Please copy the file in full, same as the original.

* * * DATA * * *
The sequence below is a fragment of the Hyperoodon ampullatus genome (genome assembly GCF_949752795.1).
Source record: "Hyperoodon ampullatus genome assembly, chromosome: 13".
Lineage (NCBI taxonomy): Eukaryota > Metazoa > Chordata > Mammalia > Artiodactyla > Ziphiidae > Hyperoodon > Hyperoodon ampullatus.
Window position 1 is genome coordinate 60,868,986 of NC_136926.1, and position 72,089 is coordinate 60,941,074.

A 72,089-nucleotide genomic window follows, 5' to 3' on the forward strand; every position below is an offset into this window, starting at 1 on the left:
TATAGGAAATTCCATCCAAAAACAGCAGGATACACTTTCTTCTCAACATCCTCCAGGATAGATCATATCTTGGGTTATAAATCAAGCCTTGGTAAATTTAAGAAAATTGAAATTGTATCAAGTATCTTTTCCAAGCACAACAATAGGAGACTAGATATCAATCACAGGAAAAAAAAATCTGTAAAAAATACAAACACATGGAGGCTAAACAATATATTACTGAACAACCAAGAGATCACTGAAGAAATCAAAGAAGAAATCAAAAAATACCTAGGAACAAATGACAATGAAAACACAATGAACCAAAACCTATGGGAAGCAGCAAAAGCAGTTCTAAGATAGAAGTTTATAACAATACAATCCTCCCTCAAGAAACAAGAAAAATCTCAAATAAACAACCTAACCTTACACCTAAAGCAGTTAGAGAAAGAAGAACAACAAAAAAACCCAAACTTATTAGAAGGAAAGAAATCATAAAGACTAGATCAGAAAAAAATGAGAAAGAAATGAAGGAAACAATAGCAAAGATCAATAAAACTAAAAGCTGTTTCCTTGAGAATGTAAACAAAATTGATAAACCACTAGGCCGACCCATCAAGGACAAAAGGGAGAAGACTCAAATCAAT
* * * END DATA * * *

The sequence below is a fragment of the Hyperoodon ampullatus genome (genome assembly GCF_949752795.1).
Source record: "Hyperoodon ampullatus genome assembly, chromosome: 13".
Lineage (NCBI taxonomy): Eukaryota > Metazoa > Chordata > Mammalia > Artiodactyla > Ziphiidae > Hyperoodon > Hyperoodon ampullatus.
Window position 1 is genome coordinate 60,868,986 of NC_136926.1, and position 72,089 is coordinate 60,941,074.

A 72,089-nucleotide genomic window follows, 5' to 3' on the forward strand; every position below is an offset into this window, starting at 1 on the left:
TATAGGAAATTCCATCCAAAAACAGCAGGATACACTTTCTTCTCAACATCCTCCAGGATAGATCATATCTTGGGTTATAAATCAAGCCTTGGTAAATTTAAGAAAATTGAAATTGTATCAAGTATCTTTTCCAAGCACAACAATAGGAGACTAGATATCAATCACAGGAAAAAAAAATCTGTAAAAAATACAAACACATGGAGGCTAAACAATATATTACTGAACAACCAAGAGATCACTGAAGAAATCAAAGAAGAAATCAAAAAATACCTAGGAACAAATGACAATGAAAACACAATGAACCAAAACCTATGGGAAGCAGCAAAAGCAGTTCTAAGATAGAAGTTTATAACAATACAATCCTCCCTCAAGAAACAAGAAAAATCTCAAATAAACAACCTAACCTTACACCTAAAGCAGTTAGAGAAAGAAGAACAACAAAAAAACCCAAACTTATTAGAAGGAAAGAAATCATAAAGACTAGATCAGAAAAAAATGAGAAAGAAATGAAGGAAACAATAGCAAAGATCAATAAAACTAAAAGCTGTTTCCTTGAGAATGTAAACAAAATTGATAAACCACTAGGCCGACCCATCAAGGACAAAAGGGAGAAGACTCAAATCAAT